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View Full Version : Which cinder blocks dont go boom!


LT72884
05-15-2013, 02:37 PM
Ello, i have plans to build a cool brik cooker for pizza. I saw it on youtube the other day. Pretty cool.

https://www.youtube.com/watch?v=O201l4ci3Rs

however, i dont want to have the bricks explode on me and what not. Which cement blocks should i buy? also, am i supposed to start the fire in the cooker or place the hot embers in it from a burn barrel?

thanks.

i am planning to make a cool cinder block smoker as well. just dont want things to blow up. haha

tahnks

LT72884
05-15-2013, 10:21 PM
hmm, i was thinking, can t really explode?

Pyrotech
05-16-2013, 12:40 AM
You could line it with fire brick or do a surface coat of refractory cement.

seattlepitboss
05-16-2013, 10:46 AM
When guys make heat treating ovens or forges lined with castable refractory the (dry) refractory mix is mixed with water then rammed into place and let dry. Then low heat is applied for enough time to make sure no water is left to form steam at superheated temps.

I'm thinking cinder blocks are similar. If they aren't BONE DRY then any moisture will flash into steam which can cause blowouts etc. So if you're worried do a small fire and let it go for several hours until the inside is all warm and super-dry. Or use some other means of heating the inside slowly for a long time.

That ought to make cinderblocks safe. They still might crack if you use intense heat, though.

seattlepitboss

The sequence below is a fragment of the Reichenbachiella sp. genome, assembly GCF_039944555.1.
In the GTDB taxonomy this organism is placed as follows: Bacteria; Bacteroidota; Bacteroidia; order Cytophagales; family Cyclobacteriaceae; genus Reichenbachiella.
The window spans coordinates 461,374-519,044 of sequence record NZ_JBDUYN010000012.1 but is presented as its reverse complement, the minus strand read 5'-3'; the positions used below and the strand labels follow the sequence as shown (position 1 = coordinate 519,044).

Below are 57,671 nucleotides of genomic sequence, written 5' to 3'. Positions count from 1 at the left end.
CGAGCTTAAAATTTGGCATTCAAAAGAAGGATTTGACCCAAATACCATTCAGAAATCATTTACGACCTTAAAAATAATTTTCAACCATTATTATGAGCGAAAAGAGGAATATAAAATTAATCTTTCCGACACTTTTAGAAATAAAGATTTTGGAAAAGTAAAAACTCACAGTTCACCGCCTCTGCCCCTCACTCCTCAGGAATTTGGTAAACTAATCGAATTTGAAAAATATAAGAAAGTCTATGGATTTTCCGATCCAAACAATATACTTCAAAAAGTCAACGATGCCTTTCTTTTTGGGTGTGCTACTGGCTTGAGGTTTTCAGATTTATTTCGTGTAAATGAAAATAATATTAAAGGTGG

LT72884
05-16-2013, 12:08 PM
When guys make heat treating ovens or forges lined with castable refractory the (dry) refractory mix is mixed with water then rammed into place and let dry. Then low heat is applied for enough time to make sure no water is left to form steam at superheated temps.

I'm thinking cinder blocks are similar. If they aren't BONE DRY then any moisture will flash into steam which can cause blowouts etc. So if you're worried do a small fire and let it go for several hours until the inside is all warm and super-dry. Or use some other means of heating the inside slowly for a long time.

That ought to make cinderblocks safe. They still might crack if you use intense heat, though.

seattlepitboss

Thats what i was thinking, how much moister is left in the bricks will determine my safety. haha. I hope that the pizza oven will be worth it. i hope it can take at least 500 degrees of heat., ill just put a stone above the pizza to reflect the heat done, but then again, i have a weber kettle and a red sky grilling stone. i could keep that as the oven and then just make a smoker out of cinder blocks.

thanks

Bludawg
05-16-2013, 01:32 PM
Cinder blocks are like sponges and retain moisture for quite a while. Pre heat with a small fire once they are hot to the touch on the outside then put the coals to it.

Mahoney86
05-16-2013, 01:34 PM
I remember the first time I placed my charcoal chimney on my concrete sidewalk at about 4am.... Don't know how the neighbors never complained to me about that one haha

Pyrotech
05-16-2013, 01:58 PM
Thats what i was thinking, how much moister is left in the bricks will determine my safety. haha. I hope that the pizza oven will be worth it. i hope it can take at least 500 degrees of heat., ill just put a stone above the pizza to reflect the heat done, but then again, i have a weber kettle and a red sky grilling stone. i could keep that as the oven and then just make a smoker out of cinder blocks.

thanks


I seen molten glass poured into plaster molds. but that required weeks to months (depending on the mold size) of curing in a kiln before pouring the glass.

Our shop floors where we had the furnace(s) had a 3" bed of pack sand and clay to prevent the concrete from spalling if metal spilled. its not alot of fun having concrete spall while holding 10+ pounds of molten metal at the end of a long set of tongs.

for a tempory use I might use blocks and just be careful about heating them to fast to hot. but long term, I would be worried about the block breaking up.